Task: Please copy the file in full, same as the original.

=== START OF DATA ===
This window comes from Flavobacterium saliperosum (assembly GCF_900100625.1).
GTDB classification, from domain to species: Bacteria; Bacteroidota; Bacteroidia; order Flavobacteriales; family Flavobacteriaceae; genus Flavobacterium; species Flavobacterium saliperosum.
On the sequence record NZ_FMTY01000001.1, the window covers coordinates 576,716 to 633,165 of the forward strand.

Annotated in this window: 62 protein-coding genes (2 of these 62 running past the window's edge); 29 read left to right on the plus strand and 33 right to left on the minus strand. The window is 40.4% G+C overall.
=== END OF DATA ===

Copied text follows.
This window comes from Flavobacterium saliperosum (assembly GCF_900100625.1).
GTDB classification, from domain to species: Bacteria; Bacteroidota; Bacteroidia; order Flavobacteriales; family Flavobacteriaceae; genus Flavobacterium; species Flavobacterium saliperosum.
On the sequence record NZ_FMTY01000001.1, the window covers coordinates 576,716 to 633,165 of the forward strand.

Annotated in this window: 62 protein-coding genes (2 of these 62 running past the window's edge); 29 read left to right on the plus strand and 33 right to left on the minus strand. The window is 40.4% G+C overall.